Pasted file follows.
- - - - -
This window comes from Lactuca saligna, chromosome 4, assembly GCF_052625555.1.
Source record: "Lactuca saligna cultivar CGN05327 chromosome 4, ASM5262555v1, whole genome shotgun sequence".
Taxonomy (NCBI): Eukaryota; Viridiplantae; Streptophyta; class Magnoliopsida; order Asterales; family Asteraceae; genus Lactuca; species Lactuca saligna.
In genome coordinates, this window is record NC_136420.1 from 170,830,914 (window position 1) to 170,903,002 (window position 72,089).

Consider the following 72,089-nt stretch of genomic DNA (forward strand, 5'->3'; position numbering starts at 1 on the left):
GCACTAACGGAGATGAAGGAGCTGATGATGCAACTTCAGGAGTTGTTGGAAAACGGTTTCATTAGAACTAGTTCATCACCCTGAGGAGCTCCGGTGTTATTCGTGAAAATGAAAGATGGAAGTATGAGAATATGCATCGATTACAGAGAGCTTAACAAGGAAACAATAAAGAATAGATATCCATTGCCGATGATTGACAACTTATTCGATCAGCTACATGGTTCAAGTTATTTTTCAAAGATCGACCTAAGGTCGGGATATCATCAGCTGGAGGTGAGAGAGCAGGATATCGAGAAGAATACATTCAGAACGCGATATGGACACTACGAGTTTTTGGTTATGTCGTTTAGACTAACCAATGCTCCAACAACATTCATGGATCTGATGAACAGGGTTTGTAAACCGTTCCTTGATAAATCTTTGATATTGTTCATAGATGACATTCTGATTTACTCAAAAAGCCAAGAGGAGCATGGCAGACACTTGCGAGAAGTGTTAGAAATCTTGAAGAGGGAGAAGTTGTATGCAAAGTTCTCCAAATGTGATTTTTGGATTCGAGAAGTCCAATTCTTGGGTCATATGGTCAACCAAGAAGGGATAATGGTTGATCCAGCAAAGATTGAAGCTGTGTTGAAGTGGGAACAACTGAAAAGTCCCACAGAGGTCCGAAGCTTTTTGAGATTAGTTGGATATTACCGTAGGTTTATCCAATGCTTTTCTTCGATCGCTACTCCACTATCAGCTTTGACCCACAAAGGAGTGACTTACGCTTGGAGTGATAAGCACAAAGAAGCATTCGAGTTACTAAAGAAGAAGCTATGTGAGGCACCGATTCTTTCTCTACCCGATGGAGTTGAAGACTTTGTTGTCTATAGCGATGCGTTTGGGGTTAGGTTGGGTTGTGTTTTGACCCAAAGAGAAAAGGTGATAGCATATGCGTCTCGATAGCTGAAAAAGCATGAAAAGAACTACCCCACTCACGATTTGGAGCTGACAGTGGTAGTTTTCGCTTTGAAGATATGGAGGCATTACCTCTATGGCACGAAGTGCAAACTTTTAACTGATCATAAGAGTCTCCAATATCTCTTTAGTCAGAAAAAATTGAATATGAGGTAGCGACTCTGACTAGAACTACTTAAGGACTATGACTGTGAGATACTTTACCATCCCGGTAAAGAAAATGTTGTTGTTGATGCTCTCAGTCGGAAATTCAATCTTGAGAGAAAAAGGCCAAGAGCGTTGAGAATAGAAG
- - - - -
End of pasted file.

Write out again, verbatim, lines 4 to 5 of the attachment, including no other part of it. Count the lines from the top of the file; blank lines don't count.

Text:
In genome coordinates, this window is record NC_136420.1 from 170,830,914 (window position 1) to 170,903,002 (window position 72,089).

Consider the following 72,089-nt stretch of genomic DNA (forward strand, 5'->3'; position numbering starts at 1 on the left):